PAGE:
The French are known for a number of things, including their cuisine, wine, champagne, cheese, the Eiffel Tower (which is said to appear in every film set in Paris), and for gifting the Statue of Liberty to the United States. They’ve even been named one of the world’s most romantic nationalities. In this article, we’re going to take a look at France’s five most influential people.
1. Johnny Hallyday
Although largely unknown outside of France and other Francophone countries, Johnny Hallyday, born Jean-Philippe Smet, has been dubbed the “French Elvis”, and has been widely credited with introducing rock ‘n’ roll to L’hexagone and for being the only rock ‘n’ roll non-Anglophone artist to gather an international following. The 71-year-old singer and actor announced his retirement in 2007, but he doesn’t seem to be slowing down: he’s going on tour number 182 in July this year.
2. Jean Paul Gaultier
Image source: The Financial Times
One of the world’s top fashion designers, Jean Paul Gaultier has quite an impressive CV. He designed several costumes and outfits for Kylie Minogue, Marilyn Manson, Mylène Farmer, Marion Cotillard, and Madonna (including the infamous cone bra for her Blond Ambition Tour). He even served as costume designer for several films, including 1997’s The Fifth Element, which starred Bruce Willis and Milla Jovovitch. He launched his own line of perfumes in 1993 and has devoted much of his time and work to various causes and charity events throughout the years.
3. Daniel Boulud
Image source: The Algemeiner
Honoured as a Knight of the Legion of Honour for his contribution to the advancement of French culture, chef Daniel Boulud was a finalist for France’s Best Culinary Apprentice at the age of just 15. He later became the European Commission’s private chef in Washington, DC, before opening his own restaurant in Manhattan, New York in 1993. To date, he owns 17 award-winning restaurants in Canada, England, Singapore, and the United States. Boulud’s restaurant, Daniel NYC, was inducted into the Culinary Hall of Fame in 2013.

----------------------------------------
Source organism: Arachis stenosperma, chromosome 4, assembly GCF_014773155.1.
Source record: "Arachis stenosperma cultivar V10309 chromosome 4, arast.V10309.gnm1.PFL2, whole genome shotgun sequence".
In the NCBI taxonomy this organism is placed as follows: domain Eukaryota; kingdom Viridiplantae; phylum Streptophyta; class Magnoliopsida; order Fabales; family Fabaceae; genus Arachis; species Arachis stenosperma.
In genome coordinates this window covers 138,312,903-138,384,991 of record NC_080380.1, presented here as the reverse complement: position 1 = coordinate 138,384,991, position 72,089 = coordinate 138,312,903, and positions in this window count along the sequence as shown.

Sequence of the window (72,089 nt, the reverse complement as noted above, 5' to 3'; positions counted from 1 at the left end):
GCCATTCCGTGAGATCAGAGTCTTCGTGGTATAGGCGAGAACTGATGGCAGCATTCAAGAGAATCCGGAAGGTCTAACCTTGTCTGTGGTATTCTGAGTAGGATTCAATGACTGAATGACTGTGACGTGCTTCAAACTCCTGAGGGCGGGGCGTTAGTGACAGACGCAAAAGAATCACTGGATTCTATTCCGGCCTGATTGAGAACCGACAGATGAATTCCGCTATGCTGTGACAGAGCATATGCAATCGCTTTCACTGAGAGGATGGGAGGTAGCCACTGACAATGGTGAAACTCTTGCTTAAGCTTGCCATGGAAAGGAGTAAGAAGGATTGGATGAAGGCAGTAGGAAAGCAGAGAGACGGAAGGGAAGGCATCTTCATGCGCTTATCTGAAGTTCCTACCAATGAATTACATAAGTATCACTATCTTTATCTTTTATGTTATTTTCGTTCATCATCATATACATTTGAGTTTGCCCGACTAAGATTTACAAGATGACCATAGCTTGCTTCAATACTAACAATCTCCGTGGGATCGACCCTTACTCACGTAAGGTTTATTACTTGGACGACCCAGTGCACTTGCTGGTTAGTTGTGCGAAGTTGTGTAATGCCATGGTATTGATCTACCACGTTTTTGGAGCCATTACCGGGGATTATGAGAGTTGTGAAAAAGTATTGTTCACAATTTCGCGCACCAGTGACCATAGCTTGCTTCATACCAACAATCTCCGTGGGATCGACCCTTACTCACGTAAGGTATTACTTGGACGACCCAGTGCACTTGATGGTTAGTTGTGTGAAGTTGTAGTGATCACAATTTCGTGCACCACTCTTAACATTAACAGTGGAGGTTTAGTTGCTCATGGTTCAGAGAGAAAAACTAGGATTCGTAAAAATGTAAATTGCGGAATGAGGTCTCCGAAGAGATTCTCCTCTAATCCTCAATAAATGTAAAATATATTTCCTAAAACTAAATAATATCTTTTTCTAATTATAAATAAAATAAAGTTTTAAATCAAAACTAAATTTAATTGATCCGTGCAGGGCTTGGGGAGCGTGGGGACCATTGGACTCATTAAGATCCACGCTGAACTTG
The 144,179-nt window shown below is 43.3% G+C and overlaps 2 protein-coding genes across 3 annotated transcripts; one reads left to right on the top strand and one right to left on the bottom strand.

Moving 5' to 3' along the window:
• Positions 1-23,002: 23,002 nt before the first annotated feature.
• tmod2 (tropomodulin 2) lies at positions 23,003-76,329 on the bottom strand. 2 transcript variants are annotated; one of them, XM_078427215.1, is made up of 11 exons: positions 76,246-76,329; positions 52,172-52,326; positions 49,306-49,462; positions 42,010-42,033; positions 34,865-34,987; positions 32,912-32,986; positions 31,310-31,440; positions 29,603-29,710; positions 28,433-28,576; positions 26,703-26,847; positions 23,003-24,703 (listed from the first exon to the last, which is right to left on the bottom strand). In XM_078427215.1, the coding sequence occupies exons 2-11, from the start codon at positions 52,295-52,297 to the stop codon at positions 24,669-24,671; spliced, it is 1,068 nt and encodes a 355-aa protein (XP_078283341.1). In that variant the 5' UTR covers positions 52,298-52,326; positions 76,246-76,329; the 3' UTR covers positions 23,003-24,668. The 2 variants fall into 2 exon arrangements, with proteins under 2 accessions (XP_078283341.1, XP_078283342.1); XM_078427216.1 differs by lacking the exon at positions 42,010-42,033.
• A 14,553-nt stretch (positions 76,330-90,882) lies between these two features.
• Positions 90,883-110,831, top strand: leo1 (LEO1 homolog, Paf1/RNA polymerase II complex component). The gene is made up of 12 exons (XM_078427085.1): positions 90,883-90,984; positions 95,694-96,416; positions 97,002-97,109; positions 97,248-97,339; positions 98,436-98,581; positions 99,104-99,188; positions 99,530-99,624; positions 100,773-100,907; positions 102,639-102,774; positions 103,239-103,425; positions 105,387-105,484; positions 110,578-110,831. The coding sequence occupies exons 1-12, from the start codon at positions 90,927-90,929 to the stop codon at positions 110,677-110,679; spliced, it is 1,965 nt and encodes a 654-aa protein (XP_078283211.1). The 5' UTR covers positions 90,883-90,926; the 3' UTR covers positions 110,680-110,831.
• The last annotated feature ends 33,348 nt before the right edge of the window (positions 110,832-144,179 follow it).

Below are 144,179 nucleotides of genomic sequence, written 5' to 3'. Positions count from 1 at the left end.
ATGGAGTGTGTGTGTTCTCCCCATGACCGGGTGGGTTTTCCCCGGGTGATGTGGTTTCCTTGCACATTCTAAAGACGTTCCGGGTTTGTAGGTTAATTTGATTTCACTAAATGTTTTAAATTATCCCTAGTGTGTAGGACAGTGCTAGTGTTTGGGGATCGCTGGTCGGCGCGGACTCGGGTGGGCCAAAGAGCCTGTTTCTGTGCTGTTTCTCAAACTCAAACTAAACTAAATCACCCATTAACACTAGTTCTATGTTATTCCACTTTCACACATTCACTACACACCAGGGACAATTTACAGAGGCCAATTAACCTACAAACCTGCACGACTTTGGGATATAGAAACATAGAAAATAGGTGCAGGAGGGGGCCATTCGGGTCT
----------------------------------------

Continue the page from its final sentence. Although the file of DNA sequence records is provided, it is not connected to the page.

4. Monique Villa
Image source: University of Oxford
An award-winning journalist, Monique Villa is better known for her women’s rights activism and other philanthropic work. Ranked among the 100 Most Influential in Business Ethics by the Ethisphere Institute in 2011, 2013 and 2014, Villa is the CEO to the Thomson Reuters Foundation. She’s the founder of TrustLaw, a pro bono programme which aims to “create social and environmental change” by connecting law firms with high-impact non-governmental organisations – to date, it has raised over $35 million in pro bono support. In 2012, she launched the annual Trust Women Conference. In her own words, “Independent and accurate journalism play a key role in driving social change. That’s why it is crucial to keep the spotlight on women’s rights.”
5. Zinedine Zidane
Zizou, as he is affectionately called by fans, has been named one of the 100 World Cup Heroes, and is considered by many to be one of the best football players in history. The Frenchman of Algerian descent joined Cannes at the age of 14 and went on to play for Bordeaux, Juventus and Real Madrid, before retiring in 2006. In 2014, he was appointed manager of Real Madrid Castilla.
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